Libertarian David Patterson has announced his intention to run against incumbent Republican Senator Mitch McConnell.
The 42-year old Harrodsburg police officer said in a statement that he's making the bid to unseat McConnell because voters are looking for an alternative.
Ken Moellman, chairman of the Libertarian Party's state executive committee, said he's pleased Patterson wanted to get into the race. Patterson will seek the party's nomination in an internal primary on March 1.
McConnell is seeking a sixth term in office in next year's election. His chief rival is Democratic secretary of state Alison Lundergan Grimes. Republican Matt Bevin is challenging McConnell in next spring's primary.
As new voter ID laws take effect across the county, U.S. Senator Rand Paul of Kentucky is maintaining his position that asking voters to produce identification before casting their ballot has no racial overtones. Paul told WKU Public Radio that voter ID provisions are needed to combat voter fraud and not doing so is a disservice to those who fought for the right to vote.
"Forty, 50 years ago when people were fighting for the right to vote, there were people beaten with clubs, there were people who fought for the Voting Rights Act, and at that time, African Americans weren't voting and weren't allowed to vote," said the Bowling Green Republican.
More states are enacting voter ID laws since the U.S. Supreme Court in June gutted a key provision of the Voting Rights Act that gave the federal government oversight of states with a history of voter discrimination. Sen. Paul says he hasn't seen any evidence that minorities are facing obstacles in voting. In fact, he says in the last election, African Americans voted at a higher percentage than White Americans in states that were under special provisions of the federal government.
His comments come as he urges the GOP to do more to attract minorities, and as opponents of the Supreme Court's decision on the Voting Rights Act point to various voter ID laws they say are designed to discourage election day turnout in minority communities.
A Butler County state Representative says he's strongly considering a run for a Senate seat following today's signing of new redistricting maps. The newly drawn boundaries place Morgantown Republican C.B. Embry, Jr., in the same district as Warren County Republican Jim DeCesare.
Embry gave his reaction to WKU Public Radio earlier Friday afternoon.
"Now I'm not fixing to announce or anything, but I'm leaning toward running for the sixth Senatorial district next year. That would be Butler, Ohio, Muhlenberg, and Hopkins counties," said Embry.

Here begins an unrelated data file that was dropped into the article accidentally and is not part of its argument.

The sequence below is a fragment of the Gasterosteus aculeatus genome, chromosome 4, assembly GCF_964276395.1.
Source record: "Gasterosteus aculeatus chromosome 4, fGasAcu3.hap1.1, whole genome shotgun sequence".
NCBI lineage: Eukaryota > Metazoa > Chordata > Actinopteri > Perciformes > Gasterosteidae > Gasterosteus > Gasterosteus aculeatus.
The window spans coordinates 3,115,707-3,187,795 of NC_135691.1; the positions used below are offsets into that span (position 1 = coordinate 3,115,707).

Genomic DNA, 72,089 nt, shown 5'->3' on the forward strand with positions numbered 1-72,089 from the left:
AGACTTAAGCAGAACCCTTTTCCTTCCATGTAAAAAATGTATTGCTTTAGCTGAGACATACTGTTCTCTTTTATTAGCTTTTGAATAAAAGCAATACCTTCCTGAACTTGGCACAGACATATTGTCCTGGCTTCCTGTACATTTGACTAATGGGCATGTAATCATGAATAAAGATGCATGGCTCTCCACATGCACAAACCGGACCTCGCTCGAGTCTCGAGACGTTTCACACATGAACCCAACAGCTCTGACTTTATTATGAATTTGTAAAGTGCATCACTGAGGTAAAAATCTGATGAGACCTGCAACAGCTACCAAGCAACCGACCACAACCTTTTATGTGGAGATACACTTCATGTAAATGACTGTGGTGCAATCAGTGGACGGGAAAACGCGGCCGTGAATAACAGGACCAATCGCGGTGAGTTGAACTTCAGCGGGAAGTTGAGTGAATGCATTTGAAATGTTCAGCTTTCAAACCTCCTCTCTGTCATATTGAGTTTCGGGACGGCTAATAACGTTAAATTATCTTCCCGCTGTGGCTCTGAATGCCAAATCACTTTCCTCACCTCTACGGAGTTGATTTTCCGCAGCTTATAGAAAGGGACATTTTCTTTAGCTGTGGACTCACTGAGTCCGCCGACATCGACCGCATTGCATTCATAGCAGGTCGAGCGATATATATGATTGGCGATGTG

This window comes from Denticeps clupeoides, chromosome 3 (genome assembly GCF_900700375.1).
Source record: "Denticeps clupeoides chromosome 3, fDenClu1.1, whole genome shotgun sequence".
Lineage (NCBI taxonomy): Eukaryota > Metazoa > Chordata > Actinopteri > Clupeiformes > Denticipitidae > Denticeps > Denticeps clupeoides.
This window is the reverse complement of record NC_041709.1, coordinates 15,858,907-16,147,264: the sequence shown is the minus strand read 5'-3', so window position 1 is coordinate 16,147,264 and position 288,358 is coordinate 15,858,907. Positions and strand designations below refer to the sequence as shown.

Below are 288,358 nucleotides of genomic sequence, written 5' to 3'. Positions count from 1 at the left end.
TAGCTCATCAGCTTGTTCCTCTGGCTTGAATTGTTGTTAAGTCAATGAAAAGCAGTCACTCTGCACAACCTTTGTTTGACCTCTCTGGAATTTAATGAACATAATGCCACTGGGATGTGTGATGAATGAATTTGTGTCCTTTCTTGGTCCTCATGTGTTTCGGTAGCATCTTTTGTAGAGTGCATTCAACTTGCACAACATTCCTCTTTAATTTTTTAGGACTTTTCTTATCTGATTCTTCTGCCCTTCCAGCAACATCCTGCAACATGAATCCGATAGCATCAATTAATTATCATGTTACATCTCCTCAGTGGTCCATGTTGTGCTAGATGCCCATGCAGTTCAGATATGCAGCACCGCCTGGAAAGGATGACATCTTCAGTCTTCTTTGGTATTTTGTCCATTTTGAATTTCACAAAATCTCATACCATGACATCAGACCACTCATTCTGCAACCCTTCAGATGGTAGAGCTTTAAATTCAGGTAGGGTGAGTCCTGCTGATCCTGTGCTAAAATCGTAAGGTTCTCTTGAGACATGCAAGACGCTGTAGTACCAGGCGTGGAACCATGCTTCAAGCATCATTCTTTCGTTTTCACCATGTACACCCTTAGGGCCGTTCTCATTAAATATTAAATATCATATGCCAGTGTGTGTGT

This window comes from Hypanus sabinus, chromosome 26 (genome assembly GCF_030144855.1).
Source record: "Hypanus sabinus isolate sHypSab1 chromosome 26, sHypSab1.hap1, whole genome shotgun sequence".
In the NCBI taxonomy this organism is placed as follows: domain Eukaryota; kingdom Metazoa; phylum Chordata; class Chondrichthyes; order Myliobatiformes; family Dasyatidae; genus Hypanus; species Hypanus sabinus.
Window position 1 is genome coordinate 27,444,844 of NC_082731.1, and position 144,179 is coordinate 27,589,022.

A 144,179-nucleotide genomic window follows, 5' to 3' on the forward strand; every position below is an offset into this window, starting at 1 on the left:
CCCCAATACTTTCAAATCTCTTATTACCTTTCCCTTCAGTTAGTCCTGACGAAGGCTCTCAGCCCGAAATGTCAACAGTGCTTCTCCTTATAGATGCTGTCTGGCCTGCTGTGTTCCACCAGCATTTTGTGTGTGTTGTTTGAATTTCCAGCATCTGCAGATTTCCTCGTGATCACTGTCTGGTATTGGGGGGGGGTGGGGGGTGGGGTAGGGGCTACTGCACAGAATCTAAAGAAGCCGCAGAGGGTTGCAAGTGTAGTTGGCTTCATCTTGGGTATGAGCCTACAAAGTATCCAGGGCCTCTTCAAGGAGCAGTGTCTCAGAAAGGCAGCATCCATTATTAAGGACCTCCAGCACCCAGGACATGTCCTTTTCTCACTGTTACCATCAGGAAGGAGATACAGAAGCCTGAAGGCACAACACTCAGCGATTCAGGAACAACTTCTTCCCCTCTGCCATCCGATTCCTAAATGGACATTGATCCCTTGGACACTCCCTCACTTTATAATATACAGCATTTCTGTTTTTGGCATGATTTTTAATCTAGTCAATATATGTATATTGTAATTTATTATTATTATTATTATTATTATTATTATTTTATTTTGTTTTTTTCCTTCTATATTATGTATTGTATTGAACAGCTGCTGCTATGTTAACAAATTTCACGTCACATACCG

The sixth Kentucky Senate district is currently represented by Madisonville Democrat Jerry Rhoads. Embry admits it would be a tough challenge to take on Rhoads, given that the voter registration in the sixth Senate district is majority Democratic.
Warren County Representative Jim DeCesare told WKU Public Radio today that he plans to run for the 17th District House seat.
**UPDATE: Gov. Steve Beshear has signed new legislative maps into law. The Kentucky House voted 79-18 to approve new redistricting maps. It follows a 35-2 approval by the Senate earlier Friday morning. The bill took five days during a special session to pass.
A legislative redistricting bill that steamrolled through the House is scheduled for a Senate vote Friday morning.
Gov. Steve Beshear said he stands ready to sign the measure into law on Friday, after lawmakers finish up their work of redrawing boundary lines around House and Senate districts.
The Senate State and Local Government Committee unanimously approved the proposal Thursday.
Redistricting is undertaken every 10 years to account for population changes recorded by the Census Bureau. Kentucky had major population shifts between 2000 and 2010, requiring reconfiguration of legislative districts in both the House and Senate to comply with the federal and state "one person, one vote" mandate. The state's overall population rose from 4 million to 4.3 million while shifting largely from rural communities to urban areas.
Kentucky House lawmakers would have to undergo annual sexual harassment sensitivity training under a resolution approved Thursday after three legislative staffers filed sexual harassment complaints with the Legislative Ethics Commission.
The allegations against Democratic state representative John Arnold of Sturgis triggered a public outcry, forcing House Speaker Greg Stumbo to address the matter on the floor Thursday evening. He assured angry colleagues the matter "will be dealt with responsibly" and that Arnold could be expelled from the House if the charges are proven to be true.
Arnold, who represents parts of Union, Daviess and Henderson counties. refused to answer questions about the allegations Wednesday and was absent from the legislature on Thursday.
In the complaints, first reported by Louisville public radio station WFPL-FM, the staffers alleged that Arnold had touched them inappropriately and had made vulgar comments over a period of years.